But since it's hard to put "effective" in a nice neat box, we impose more and more rules on teachers. Because that's easy, and easy is easier than hard. Unfortunately, our educational leaders won't watch Barry Schwartz, because if they did, they would have to examine their own moral wisdom, and I suspect that they would find it was below our expectations for them. 

And now, because this post was far too serious, I give you one of my favorite youtube videos. Ever.


And a picture of a clown with bagpipes. Admittedly, it's no Velociraptor on a bicycle, but it's close. 



15 August 2012

What a difference a year makes

Hey there, loyal readers of the BlazeBlog! Long time, no see. I suppose I should apologize for that, because when we aren't seeing enough of each other, it isn't you; it's me. I got busy, and I stopped writing. I don't think that you really care, but this is all my fault. 

Those of you who have been around the Blaze of Competence for a while might remember what happened to me in the last year or so. The Mrs. and I relocated to California and I got a new job. In fact, if you missed it, you can find my angst-ridden posts about that here and here. Really if you check out this blog from about May-September of 2011 you'll see a veritable ton of sadness, angst and melancholy spread around. It reads like a high schooler's myfacepagespacemblr. All things considered, it was an ignominious beginning to my third major teaching stint.

So here we are, 368 days after that "first days of school" post. The new year began today, and I have to say that things are much better. I have my own classroom, the C.H.I.L.D. sign and Courtney Love are hanging in their places of honor again, and I even have a desk that I don't have to share with a fridge or microwave. To top it off, I have two windows and a board that I don't have to erase when class is over. These things assure that I'm in a better mood tonight than I was a year ago.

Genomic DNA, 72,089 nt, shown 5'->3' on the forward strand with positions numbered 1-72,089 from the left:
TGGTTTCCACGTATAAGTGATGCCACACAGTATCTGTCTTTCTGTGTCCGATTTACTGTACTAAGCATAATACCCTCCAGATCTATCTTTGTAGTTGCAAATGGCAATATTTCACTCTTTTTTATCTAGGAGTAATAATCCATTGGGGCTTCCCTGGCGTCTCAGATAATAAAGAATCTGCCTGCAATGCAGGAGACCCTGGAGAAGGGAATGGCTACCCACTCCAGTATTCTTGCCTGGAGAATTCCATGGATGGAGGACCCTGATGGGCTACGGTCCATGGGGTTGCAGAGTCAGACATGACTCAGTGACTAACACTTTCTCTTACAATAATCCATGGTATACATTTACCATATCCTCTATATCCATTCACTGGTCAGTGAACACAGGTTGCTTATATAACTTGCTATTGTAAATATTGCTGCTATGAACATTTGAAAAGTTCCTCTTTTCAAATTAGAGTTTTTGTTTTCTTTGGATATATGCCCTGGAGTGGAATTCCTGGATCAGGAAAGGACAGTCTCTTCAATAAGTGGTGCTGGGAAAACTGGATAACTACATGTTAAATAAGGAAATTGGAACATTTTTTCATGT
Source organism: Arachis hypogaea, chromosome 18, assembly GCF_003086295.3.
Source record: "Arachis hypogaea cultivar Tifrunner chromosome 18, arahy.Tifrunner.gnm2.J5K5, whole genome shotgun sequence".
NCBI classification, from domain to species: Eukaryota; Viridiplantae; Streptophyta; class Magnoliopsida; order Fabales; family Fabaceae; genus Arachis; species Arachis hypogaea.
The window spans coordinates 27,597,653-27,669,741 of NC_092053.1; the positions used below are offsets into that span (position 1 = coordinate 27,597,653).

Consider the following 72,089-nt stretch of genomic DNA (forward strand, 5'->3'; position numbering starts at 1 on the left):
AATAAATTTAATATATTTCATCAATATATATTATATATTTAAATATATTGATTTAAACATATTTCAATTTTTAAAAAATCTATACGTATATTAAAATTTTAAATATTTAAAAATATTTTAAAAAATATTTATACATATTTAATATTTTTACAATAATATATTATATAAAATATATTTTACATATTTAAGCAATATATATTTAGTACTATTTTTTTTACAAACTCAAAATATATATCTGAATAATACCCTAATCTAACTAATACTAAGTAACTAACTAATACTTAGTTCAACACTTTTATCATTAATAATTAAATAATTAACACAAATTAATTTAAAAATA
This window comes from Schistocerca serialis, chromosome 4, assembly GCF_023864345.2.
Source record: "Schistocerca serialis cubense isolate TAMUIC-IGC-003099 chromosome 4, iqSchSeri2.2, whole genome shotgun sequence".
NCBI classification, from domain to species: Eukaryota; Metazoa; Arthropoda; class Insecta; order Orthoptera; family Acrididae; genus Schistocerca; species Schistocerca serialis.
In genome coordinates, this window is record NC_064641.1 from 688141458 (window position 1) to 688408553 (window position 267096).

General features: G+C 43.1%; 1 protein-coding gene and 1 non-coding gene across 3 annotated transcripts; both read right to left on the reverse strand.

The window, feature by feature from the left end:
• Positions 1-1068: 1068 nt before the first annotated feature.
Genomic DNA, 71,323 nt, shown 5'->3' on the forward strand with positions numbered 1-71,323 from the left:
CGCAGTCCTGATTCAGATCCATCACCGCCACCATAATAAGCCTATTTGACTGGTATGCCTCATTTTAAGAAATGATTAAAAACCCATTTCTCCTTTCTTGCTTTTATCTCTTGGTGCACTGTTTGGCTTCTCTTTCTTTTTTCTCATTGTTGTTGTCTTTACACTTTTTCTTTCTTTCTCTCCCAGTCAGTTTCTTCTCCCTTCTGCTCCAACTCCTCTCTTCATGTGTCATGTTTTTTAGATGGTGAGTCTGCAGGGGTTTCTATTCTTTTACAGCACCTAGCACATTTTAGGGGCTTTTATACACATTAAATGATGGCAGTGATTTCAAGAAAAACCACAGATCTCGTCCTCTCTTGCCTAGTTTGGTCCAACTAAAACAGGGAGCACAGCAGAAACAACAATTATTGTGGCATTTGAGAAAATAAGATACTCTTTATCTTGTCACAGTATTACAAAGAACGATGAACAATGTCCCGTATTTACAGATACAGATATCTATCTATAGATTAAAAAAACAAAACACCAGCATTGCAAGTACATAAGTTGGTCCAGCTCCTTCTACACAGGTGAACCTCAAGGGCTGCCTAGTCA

Lo those many months ago, I was in a pretty bad place. In fact, in reading through my plan book as I planned for this week, I saw a notation that showed just how distraught I was. This was written on the first Saturday of the school year:  



That's right, I planned to spend that Saturday "Mostly crying". Did I? Of course not. I retreaded up the mountain to surround myself with comfort and people I knew. Today, I spent my day passing out schedules, sending kids in the right direction and feeling like I kind of knew what I was doing. I even got recognized by teachers in other departments.  On Friday, I'm still going to retreat up the mountain, but for a distinctly different reason. (oh, also because it's going to be 104 actual degrees in the Valley)

Two questions present themselves at this point; first, "what changed that made you happy?" and second, "does this mean you're satisfied and won't be bringing me sadly infrequent rants on the BlazeBlog anymore?".